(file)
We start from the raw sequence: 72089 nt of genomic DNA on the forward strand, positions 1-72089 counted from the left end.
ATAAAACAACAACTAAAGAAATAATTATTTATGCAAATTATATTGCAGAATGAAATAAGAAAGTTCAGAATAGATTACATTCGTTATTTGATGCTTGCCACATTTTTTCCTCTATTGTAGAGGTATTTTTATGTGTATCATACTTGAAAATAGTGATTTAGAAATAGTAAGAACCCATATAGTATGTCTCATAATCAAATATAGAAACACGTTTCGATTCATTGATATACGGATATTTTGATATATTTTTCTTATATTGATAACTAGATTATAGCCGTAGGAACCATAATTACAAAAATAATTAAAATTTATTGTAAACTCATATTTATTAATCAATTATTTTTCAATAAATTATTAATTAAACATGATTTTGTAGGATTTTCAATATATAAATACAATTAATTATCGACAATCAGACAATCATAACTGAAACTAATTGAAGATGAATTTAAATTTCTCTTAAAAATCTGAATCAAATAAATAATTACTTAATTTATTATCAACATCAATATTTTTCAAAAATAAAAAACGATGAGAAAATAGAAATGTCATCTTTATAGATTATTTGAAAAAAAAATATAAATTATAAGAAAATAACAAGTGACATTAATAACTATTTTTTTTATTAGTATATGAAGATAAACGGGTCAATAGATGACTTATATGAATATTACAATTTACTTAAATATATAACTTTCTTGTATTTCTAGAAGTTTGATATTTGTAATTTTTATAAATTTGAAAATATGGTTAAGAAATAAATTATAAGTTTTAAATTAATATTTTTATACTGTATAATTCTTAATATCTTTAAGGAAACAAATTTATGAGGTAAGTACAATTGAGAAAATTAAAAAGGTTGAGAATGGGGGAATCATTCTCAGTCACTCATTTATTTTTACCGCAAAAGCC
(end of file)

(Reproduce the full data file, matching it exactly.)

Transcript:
We start from the raw sequence: 72089 nt of genomic DNA on the forward strand, positions 1-72089 counted from the left end.
ATAAAACAACAACTAAAGAAATAATTATTTATGCAAATTATATTGCAGAATGAAATAAGAAAGTTCAGAATAGATTACATTCGTTATTTGATGCTTGCCACATTTTTTCCTCTATTGTAGAGGTATTTTTATGTGTATCATACTTGAAAATAGTGATTTAGAAATAGTAAGAACCCATATAGTATGTCTCATAATCAAATATAGAAACACGTTTCGATTCATTGATATACGGATATTTTGATATATTTTTCTTATATTGATAACTAGATTATAGCCGTAGGAACCATAATTACAAAAATAATTAAAATTTATTGTAAACTCATATTTATTAATCAATTATTTTTCAATAAATTATTAATTAAACATGATTTTGTAGGATTTTCAATATATAAATACAATTAATTATCGACAATCAGACAATCATAACTGAAACTAATTGAAGATGAATTTAAATTTCTCTTAAAAATCTGAATCAAATAAATAATTACTTAATTTATTATCAACATCAATATTTTTCAAAAATAAAAAACGATGAGAAAATAGAAATGTCATCTTTATAGATTATTTGAAAAAAAAATATAAATTATAAGAAAATAACAAGTGACATTAATAACTATTTTTTTTATTAGTATATGAAGATAAACGGGTCAATAGATGACTTATATGAATATTACAATTTACTTAAATATATAACTTTCTTGTATTTCTAGAAGTTTGATATTTGTAATTTTTATAAATTTGAAAATATGGTTAAGAAATAAATTATAAGTTTTAAATTAATATTTTTATACTGTATAATTCTTAATATCTTTAAGGAAACAAATTTATGAGGTAAGTACAATTGAGAAAATTAAAAAGGTTGAGAATGGGGGAATCATTCTCAGTCACTCATTTATTTTTACCGCAAAAGCC